Obama, Republican leaders clash on immigration reform
US President Barack Obama and the Republican leadership clashed over the immigration reform, which analysts say would make it difficult for the passage of the legislation that proposes to provide a path to citizenship to 11 million undocumented people from countries like India.
Washington: US President Barack Obama and the Republican leadership clashed over the immigration reform, which analysts say would make it difficult for the passage of the legislation that proposes to provide a path to citizenship to 11 million undocumented people from countries like India.
"Unfortunately, Republicans in the House of Representatives have repeatedly failed to take action, seemingly preferring the status quo of a broken immigration system over meaningful reform," Obama yesterday said in a strongly worded statement following which he spoke with the House Majority Leader Eric Cantor.
"The President called me hours after he issued a partisan statement which attacked me and my fellow House Republicans and which indicated no sincere desire to work together. After five years, President Obama still has not learned how to effectively work with Congress to get things done. You do not attack the very people you hope to engage in a serious dialogue," Cantor said.
Cantor said House Republicans do not support Senate Democrats' immigration bill and amnesty efforts, and it will not be considered in the House.
"I hope the President can stop his partisan messaging, and begin to seriously work with Congress to address the issues facing working middle class Americans that are struggling to make ends meet in this economy," Cantor said.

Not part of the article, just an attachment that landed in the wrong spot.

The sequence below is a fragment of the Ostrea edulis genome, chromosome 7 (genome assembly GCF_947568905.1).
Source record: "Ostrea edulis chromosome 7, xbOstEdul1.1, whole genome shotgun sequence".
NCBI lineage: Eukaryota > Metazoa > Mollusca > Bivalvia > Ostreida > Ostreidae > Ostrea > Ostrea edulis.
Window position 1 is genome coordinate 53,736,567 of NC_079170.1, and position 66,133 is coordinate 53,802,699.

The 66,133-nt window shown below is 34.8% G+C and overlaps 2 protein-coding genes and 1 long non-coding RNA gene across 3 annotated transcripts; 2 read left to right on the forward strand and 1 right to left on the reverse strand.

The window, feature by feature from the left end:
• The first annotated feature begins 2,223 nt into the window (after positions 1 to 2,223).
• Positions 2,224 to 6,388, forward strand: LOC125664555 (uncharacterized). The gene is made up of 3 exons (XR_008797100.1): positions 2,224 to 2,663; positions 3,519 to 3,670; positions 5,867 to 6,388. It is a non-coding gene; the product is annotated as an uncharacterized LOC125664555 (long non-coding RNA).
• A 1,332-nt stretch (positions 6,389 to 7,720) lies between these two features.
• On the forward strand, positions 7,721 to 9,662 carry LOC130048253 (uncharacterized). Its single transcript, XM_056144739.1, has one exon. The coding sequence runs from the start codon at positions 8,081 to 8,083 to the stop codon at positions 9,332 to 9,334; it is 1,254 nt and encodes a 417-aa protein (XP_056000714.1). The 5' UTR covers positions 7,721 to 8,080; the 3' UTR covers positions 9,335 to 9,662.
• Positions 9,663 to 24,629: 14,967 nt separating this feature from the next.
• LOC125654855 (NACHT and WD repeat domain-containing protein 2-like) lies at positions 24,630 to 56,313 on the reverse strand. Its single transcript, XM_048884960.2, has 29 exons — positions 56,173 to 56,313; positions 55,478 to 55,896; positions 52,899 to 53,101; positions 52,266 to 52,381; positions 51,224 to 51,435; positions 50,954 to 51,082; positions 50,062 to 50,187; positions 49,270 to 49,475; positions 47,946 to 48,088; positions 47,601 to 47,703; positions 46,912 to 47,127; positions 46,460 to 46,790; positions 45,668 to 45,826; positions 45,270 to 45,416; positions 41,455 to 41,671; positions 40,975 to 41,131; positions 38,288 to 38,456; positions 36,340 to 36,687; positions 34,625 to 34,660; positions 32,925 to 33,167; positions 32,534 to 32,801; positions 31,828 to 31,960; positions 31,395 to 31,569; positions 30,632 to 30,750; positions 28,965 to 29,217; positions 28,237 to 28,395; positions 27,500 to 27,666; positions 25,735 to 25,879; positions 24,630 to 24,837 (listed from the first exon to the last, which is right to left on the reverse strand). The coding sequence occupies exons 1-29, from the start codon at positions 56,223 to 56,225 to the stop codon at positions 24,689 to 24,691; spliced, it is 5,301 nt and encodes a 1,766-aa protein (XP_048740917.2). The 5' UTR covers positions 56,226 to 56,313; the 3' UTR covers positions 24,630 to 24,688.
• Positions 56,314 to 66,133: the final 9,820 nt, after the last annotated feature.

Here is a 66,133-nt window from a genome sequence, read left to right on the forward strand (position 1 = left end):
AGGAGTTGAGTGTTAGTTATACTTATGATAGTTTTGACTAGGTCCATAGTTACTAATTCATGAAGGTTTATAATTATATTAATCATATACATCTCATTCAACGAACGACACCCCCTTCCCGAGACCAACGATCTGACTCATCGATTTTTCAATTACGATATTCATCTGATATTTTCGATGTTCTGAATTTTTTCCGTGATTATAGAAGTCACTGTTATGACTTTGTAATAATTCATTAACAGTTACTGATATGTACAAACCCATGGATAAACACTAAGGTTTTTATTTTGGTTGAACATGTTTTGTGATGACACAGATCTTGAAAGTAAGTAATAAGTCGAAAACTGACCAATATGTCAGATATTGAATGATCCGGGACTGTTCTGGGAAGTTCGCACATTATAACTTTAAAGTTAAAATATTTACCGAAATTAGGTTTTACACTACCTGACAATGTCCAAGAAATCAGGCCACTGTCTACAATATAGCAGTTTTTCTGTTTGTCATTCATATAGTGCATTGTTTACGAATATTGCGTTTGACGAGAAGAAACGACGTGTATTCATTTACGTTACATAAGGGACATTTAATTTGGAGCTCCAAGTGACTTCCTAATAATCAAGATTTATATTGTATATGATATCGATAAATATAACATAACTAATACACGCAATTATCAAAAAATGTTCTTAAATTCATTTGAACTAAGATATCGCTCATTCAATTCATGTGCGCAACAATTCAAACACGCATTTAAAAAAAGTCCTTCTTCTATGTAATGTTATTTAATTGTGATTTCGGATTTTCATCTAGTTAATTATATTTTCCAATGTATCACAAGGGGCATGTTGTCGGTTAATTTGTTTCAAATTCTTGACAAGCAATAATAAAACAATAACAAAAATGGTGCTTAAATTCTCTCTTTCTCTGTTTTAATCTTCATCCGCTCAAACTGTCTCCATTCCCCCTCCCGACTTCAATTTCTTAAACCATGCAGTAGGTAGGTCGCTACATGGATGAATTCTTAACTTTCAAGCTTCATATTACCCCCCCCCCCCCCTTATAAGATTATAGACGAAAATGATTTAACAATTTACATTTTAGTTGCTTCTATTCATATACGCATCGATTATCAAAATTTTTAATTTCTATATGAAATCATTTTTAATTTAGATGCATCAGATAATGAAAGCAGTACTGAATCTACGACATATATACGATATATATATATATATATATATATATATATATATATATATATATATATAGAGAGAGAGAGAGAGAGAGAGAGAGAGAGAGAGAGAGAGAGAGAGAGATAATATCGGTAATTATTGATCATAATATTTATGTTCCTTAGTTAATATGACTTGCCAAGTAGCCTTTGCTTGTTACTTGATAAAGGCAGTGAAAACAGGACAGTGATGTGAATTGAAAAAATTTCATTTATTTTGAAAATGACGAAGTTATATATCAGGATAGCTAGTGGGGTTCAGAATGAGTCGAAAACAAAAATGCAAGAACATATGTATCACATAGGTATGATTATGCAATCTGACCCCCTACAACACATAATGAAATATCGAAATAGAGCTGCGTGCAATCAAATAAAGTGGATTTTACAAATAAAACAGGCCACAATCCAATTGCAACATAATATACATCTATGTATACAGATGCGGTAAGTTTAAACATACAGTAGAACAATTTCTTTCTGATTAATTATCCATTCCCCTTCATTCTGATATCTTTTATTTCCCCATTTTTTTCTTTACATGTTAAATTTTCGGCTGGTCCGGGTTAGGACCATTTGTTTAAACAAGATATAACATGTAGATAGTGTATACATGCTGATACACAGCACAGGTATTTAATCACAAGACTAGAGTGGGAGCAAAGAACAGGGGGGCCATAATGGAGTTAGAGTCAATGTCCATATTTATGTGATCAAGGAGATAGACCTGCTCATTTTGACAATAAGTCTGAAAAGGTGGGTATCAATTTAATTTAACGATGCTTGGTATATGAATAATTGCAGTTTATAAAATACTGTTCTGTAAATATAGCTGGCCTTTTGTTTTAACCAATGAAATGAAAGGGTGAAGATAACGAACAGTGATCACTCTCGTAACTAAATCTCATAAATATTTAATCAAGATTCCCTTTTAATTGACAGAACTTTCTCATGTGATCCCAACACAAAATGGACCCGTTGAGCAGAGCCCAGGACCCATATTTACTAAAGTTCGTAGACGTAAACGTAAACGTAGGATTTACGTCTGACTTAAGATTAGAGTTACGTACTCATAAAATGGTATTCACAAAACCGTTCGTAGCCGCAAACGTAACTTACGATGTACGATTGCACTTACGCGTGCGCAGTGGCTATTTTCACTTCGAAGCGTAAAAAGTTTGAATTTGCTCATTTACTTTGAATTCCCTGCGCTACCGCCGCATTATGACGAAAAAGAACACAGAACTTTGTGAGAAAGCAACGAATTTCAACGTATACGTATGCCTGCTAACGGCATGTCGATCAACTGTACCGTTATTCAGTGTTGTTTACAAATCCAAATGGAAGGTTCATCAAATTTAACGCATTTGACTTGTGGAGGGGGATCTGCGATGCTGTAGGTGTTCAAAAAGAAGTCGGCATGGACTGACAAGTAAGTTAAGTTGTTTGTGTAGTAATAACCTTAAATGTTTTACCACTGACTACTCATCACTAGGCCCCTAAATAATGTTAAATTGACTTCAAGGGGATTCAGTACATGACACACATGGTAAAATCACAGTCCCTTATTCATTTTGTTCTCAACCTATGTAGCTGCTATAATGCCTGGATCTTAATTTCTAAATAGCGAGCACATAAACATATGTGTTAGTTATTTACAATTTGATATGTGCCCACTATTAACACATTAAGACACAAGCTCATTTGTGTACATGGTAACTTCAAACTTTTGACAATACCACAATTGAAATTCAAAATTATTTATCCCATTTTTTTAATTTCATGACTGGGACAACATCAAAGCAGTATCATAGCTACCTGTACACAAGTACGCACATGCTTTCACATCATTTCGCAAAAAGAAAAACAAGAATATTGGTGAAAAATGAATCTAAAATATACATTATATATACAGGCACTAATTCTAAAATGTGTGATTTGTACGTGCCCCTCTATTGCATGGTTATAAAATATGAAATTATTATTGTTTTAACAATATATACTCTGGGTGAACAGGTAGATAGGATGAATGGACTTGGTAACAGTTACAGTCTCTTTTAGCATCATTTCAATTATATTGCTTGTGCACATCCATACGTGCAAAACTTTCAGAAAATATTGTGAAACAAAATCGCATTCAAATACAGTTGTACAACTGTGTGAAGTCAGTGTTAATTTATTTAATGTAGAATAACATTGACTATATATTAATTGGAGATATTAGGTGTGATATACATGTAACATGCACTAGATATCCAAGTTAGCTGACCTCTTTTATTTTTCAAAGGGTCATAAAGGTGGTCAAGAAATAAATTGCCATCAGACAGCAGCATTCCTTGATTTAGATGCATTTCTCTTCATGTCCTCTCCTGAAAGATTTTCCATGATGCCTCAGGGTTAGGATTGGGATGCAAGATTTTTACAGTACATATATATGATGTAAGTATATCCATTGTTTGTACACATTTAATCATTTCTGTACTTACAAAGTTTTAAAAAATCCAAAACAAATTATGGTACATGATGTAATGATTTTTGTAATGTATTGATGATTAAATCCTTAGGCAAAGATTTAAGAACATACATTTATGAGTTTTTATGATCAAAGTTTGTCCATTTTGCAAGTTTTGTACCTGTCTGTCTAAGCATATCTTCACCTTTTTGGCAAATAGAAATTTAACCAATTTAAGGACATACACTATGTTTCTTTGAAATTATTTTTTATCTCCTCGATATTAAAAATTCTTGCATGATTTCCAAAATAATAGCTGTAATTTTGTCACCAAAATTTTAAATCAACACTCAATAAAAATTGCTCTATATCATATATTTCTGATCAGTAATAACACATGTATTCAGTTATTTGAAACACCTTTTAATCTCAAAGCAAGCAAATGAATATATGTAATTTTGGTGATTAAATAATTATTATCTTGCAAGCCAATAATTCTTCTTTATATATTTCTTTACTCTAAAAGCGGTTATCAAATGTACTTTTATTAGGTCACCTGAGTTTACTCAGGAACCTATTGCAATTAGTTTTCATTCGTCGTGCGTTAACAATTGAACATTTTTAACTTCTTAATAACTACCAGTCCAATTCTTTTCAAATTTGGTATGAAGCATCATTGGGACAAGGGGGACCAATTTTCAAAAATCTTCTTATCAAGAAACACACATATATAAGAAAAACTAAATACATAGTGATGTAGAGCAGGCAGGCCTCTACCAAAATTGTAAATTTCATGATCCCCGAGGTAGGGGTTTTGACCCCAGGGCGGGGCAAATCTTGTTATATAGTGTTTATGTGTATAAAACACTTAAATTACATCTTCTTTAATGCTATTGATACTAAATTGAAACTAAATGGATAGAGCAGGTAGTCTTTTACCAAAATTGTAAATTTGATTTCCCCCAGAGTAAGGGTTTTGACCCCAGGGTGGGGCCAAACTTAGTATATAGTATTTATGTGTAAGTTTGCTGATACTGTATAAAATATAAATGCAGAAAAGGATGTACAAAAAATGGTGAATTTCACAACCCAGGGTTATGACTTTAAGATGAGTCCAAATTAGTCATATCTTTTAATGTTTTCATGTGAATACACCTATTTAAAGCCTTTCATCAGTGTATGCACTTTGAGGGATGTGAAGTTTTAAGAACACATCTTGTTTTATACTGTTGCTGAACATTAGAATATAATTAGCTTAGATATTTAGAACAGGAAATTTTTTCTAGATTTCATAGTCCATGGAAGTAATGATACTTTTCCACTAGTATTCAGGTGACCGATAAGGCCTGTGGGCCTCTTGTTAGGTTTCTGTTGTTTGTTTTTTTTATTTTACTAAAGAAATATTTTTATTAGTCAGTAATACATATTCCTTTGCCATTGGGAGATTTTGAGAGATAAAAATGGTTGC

In his statement, Obama alleged that instead of advancing commonsense reform and working to fix the immigration system, House Republicans have voted in favor of extreme measures like a punitive amendment to strip protections from 'Dreamers'.
"The majority of Americans are ahead of House Republicans on this crucial issue and there is broad support for reform, including among Democrats and Republicans, labor and business, and faith and law enforcement leaders," he said.
"We have a chance to strengthen our country while upholding our traditions as a nation of laws and a nation of immigrants, and I urge House Republicans to listen to the will of the American people and bring immigration reform to the House floor for a vote," Obama said.
The Immigration Reform Bill passed by the Senate, Obama said, would grow the economy by USD 1.4 trillion and shrink the deficit by nearly USD 850 billion over the next two decades, while providing a tough but fair pathway to earned citizenship to bring 11 million undocumented individuals out of the shadows, modernizing the legal immigration system, continuing to strengthen border security and holding employers accountable.
"Simply put, it would boost our economy, strengthen our security, and live up to our most closely-held values as a society," Obama said.
Drew Hammill, spokesman for Democratic Leader Nancy Pelosi, said that in response to the President's renewed call for action on comprehensive immigration reform, Cantor once again offered only excuses for inaction.